BY DAVID PERRYMAN
In 1977, Broadway gave us the musical Annie based on Harold Gray’s iconic American comic strip Little Orphan Annie. Several songs from the Broadway adaption contain strong messages. Among them are, “We’d Like to Thank You Herbert Hoover,” sung tongue in cheek by homeless shanty dwellers beneath a bridge.
Other lyrics from the play are readily recognizable. “It’s a Hard-Knocks Life” sung by the girls who lived with Annie at the orphanage. Perhaps most indelible in our memory is Annie’s version of “Tomorrow,” which captures Annie’s optimism in her constant quest to be reunited with her parents.
The drab underside of Annie’s optimism is her lyrical recognition that tomorrow is “always a day away.”
While Annie’s perpetual dream of what tomorrow would bring did not involve material possessions, catastrophic decisions and bad fiscal policy have Oklahoma politicians yearning that their tomorrow will yield cold hard cash and lots of it.
Monday 10 marked the beginning of the 10th week of Oklahoma’s 2017 legislative session. The Oklahoma Constitution requires that a balanced budget be adopted this year no later than 5 p.m., Friday, May 26. That means that counting this one, there are only seven weeks remaining to address perhaps the bleakest financial outlook that this state has faced since the Great Depression in the aftermath of the Republican Congress and Hoover presidency of the 1920s.
Agency heads who have seen previous budgets shrink by up to 40% or more have now been asked to illustrate a scenario in which an additional 14% would be cut. An example of the impact is state park closures, closures of all but 12 driver license examination offices to serve the entire state, and furloughs of highway patrolmen who are already limited to the number of daily miles that they are permitted to drive. Budget-makers have conducted hearings that are reminiscent of “scared-straight” sessions to convince stubborn legislators that there really is a revenue crisis.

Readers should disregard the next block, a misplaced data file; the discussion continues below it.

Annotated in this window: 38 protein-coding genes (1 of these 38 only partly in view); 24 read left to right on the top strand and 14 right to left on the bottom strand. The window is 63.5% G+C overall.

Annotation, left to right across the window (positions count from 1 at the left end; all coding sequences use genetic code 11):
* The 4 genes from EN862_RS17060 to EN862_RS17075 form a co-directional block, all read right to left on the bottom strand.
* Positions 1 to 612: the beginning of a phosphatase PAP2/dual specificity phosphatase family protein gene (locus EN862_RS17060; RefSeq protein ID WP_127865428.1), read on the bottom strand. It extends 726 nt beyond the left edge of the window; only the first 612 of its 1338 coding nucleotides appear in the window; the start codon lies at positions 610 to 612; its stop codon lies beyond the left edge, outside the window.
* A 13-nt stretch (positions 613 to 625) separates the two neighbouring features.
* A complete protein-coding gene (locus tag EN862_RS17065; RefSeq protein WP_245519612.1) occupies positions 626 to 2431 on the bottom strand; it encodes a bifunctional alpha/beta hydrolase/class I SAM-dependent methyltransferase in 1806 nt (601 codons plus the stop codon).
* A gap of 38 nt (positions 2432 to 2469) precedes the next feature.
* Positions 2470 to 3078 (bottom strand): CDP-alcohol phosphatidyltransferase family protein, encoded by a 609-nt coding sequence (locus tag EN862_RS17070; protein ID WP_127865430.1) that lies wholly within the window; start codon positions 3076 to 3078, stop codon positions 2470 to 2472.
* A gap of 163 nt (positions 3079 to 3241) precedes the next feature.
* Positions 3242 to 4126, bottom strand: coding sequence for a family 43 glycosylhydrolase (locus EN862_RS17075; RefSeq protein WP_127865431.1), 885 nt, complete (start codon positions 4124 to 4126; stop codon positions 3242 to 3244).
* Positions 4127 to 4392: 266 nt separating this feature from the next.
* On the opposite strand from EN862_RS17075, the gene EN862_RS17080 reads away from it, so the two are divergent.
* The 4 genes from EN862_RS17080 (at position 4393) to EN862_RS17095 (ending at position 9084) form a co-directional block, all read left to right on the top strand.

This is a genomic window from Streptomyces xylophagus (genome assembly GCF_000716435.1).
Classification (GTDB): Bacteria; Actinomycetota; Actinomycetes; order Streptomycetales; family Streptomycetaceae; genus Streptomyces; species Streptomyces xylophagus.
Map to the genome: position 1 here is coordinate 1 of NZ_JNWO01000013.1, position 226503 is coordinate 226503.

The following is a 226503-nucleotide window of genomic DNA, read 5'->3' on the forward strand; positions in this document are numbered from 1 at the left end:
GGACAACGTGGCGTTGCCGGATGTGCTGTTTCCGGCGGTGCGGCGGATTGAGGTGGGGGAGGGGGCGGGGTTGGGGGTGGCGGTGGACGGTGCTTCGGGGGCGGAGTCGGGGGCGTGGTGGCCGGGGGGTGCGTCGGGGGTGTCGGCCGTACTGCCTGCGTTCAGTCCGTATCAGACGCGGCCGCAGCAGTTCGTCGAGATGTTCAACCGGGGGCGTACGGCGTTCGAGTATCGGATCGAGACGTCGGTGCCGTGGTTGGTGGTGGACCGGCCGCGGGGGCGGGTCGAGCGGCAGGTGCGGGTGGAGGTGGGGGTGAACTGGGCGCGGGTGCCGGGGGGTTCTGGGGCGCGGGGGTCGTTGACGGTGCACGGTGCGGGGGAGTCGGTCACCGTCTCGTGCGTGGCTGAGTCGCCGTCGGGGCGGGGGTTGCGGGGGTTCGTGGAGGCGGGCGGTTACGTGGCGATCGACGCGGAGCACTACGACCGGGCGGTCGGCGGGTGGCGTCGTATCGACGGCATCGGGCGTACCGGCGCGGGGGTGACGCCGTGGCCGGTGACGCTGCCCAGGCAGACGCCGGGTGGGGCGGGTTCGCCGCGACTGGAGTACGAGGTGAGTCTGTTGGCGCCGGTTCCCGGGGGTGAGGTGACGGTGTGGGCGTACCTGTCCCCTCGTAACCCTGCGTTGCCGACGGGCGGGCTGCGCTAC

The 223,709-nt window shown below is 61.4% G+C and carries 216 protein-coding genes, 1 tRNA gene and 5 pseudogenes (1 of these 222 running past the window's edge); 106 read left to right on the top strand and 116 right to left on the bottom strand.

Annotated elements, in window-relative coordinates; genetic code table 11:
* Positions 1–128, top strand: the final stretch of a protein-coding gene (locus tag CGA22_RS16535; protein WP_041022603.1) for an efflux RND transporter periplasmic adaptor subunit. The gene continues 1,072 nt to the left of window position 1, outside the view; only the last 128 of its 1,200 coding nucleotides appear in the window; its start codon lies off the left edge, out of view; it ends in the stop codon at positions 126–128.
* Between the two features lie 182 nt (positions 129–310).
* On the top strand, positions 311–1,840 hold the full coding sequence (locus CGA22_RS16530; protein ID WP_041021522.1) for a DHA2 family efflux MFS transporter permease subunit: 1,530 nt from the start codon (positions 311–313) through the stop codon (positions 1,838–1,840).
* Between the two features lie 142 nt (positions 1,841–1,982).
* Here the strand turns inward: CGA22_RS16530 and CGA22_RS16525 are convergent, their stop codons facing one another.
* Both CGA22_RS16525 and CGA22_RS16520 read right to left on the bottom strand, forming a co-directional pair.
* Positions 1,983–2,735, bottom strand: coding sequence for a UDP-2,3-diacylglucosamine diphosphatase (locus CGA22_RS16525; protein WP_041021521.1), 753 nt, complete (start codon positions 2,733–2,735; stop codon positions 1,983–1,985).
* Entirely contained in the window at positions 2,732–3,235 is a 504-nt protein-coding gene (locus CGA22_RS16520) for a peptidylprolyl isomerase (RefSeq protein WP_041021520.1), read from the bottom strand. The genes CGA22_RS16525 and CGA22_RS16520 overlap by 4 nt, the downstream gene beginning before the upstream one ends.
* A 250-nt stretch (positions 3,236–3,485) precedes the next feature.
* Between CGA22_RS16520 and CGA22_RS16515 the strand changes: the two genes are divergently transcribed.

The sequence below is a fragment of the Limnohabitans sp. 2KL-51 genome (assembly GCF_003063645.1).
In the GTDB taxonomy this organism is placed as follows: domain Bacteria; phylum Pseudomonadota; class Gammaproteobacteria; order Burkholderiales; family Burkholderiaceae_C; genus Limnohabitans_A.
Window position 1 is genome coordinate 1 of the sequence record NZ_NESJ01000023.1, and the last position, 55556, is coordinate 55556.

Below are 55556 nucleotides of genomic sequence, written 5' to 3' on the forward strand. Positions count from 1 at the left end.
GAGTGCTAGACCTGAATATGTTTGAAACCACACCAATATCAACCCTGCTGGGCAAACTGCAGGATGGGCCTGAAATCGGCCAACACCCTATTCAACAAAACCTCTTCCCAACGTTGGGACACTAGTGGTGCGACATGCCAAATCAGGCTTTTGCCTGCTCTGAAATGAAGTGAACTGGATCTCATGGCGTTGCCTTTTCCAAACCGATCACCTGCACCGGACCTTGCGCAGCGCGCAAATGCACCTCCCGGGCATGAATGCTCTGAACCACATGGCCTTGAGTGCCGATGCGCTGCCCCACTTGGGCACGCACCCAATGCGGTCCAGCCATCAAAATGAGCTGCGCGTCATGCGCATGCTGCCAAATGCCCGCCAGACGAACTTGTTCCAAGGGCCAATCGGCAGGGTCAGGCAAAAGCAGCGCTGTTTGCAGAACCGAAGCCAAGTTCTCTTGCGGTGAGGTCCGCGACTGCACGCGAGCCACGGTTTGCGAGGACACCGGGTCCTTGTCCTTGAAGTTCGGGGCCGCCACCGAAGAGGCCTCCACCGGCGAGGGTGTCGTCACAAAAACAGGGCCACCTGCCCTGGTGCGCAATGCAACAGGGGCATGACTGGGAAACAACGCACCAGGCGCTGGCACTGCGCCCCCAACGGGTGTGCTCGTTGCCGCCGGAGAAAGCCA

Unfortunately, despite the fact that roads and bridges are crumbling and there is no money to fund pay increases for Oklahoma teachers or to increase salaries of other state employees, many of whom currently qualify for food stamps, many legislators demand additional cuts instead of seeking recurring revenue to address this annual budgetary free-fall.
Oklahoma “officially” has a budget hole of more than $878 million, but that doesn’t include the $10 million that must be paid back to the lottery commission after it was “used” to cover some of the state’s expenses and doesn’t include the $242.9 million that was surreptitiously “removed” from the Rainy Day Fund and must be paid back or the $53 million that is necessary to fund a $1,000 teacher pay increase. Therefore, the actual budget hole is around $1.1 billion.
That $1.1 billion budget hole underscores the relevancy of this factoid: Oklahoma income tax cuts over the past decade cost the state $1.022 billion every year, primarily because the wages of Sonic car hops and other low wage earners are taxed at the exact same rate as the CEO’s of Oklahoma’s largest corporations and other wealthy Oklahomans. That’s right – Oklahoma’s top income tax rate applies to anyone earning taxable wages of just $7,200 per year.
Remember, when Annie sang “You can bet your bottom dollar that the sun’ll come out tomorrow”? As an orphan, she had no options except to “hang on ‘til tomorrow” and even then, she was mature enough to know that “tomorrow is always a day away.”
Oklahoma has options. We aren’t in this budgetary crisis because oil and gas prices are low. Our situation is catastrophic because of an irresponsible tax policy promoted by dogmatic ideologues relentlessly clinging to 1920s trickle-down economics while Oklahomans suffer the consequences and our state’s future is decimated.
– David Perryman, a Chickasha Democrat, represents District 56 in the Oklahoma House